Researchers have found that regular consumption of coffee can reduce the risk of death as a result of a variety of causes such as diabetes and heart diseases, compared to those did not consume coffee during the 10-year study.
Dr Erikka Loftfield with the National Cancer Institute-Maryland said, "There are numerous biologically active compounds, including phenolic acids, potassium, and caffeine contained within coffee."
The researchers used data from a previous study that included 90,317 adults without cancer or history of heart disease. The participants were followed from 1998 through 2009. At the beginning of the study, they had reported their coffee intake, along with other dietary and health details.
The risk of death was lowest for those who drank up to four or five cups of coffee per day. According to the results published in the American Journal of Epidemiology, a similar association was seen among people who drank decaffeinated coffee as well.
The researchers found that coffee drinkers had a reduced risk of death from heart disease, chronic respiratory disease, influenza, pneumonia, and suicide, but not cancer.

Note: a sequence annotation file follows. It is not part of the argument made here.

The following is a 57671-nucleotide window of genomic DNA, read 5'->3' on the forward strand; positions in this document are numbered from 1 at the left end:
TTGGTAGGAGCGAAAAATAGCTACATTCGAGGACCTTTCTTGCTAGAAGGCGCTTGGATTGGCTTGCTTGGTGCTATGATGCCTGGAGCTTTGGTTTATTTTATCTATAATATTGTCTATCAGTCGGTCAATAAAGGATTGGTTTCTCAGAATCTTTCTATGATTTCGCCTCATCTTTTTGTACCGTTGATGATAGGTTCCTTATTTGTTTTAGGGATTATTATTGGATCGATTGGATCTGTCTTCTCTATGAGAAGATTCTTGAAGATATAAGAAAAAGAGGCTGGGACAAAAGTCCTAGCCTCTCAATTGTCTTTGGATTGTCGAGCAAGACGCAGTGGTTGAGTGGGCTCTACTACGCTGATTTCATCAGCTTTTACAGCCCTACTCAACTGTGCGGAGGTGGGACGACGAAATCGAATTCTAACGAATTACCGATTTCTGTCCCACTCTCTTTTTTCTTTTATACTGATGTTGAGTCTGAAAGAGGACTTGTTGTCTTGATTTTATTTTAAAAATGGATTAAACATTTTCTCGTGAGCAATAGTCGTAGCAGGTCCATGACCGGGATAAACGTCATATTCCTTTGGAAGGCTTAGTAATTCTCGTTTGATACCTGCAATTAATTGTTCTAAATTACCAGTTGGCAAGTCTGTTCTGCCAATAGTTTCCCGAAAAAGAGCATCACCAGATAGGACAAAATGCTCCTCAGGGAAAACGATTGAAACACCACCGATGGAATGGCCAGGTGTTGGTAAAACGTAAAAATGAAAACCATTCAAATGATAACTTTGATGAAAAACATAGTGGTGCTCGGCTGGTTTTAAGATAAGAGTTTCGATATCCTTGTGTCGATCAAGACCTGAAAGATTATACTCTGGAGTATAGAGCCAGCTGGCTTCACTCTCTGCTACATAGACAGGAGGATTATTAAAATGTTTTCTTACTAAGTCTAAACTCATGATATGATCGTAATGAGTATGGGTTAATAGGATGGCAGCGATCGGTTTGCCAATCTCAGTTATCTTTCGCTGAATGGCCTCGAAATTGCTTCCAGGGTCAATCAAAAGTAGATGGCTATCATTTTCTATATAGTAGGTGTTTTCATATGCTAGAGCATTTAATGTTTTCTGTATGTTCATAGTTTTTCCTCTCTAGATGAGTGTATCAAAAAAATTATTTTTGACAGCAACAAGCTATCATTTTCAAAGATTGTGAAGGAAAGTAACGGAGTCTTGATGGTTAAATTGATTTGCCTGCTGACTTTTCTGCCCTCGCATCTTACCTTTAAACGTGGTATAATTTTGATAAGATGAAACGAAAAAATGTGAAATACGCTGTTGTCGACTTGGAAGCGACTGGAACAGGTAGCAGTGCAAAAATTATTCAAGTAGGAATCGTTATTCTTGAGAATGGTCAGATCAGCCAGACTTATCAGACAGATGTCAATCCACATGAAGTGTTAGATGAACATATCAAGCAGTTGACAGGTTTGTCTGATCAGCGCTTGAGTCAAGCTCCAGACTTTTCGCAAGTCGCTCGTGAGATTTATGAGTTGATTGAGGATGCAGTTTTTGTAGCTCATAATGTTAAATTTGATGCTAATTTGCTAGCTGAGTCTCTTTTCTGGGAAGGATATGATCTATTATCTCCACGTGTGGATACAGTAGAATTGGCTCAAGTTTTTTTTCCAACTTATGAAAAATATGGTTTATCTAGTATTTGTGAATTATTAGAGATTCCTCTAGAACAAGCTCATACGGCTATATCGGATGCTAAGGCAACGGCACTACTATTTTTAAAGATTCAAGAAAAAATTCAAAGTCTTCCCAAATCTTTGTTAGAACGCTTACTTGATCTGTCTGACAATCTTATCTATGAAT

"Although coffee drinking has also been inversely associated with the incidence of certain cancers, like liver, in epidemiological studies, we did not observe an association between coffee and overall cancer mortality. This may be because coffee reduces mortality risk for some cancers but not others," said Loftfield.
"People who consumed two to three cups of coffee per day had approximately an 18 percent lower risk death during follow-up compared to those who reported drinking no coffee," she said.
Drinking up to five cups per day, or 400 milligrams of caffeine per day, is not associated with any long-term health risks, Loftfield added.
According to the American College of Obstetricians and Gynecologists, moderate intake of coffee, up to 200 milligrams per day is safe for pregnant women.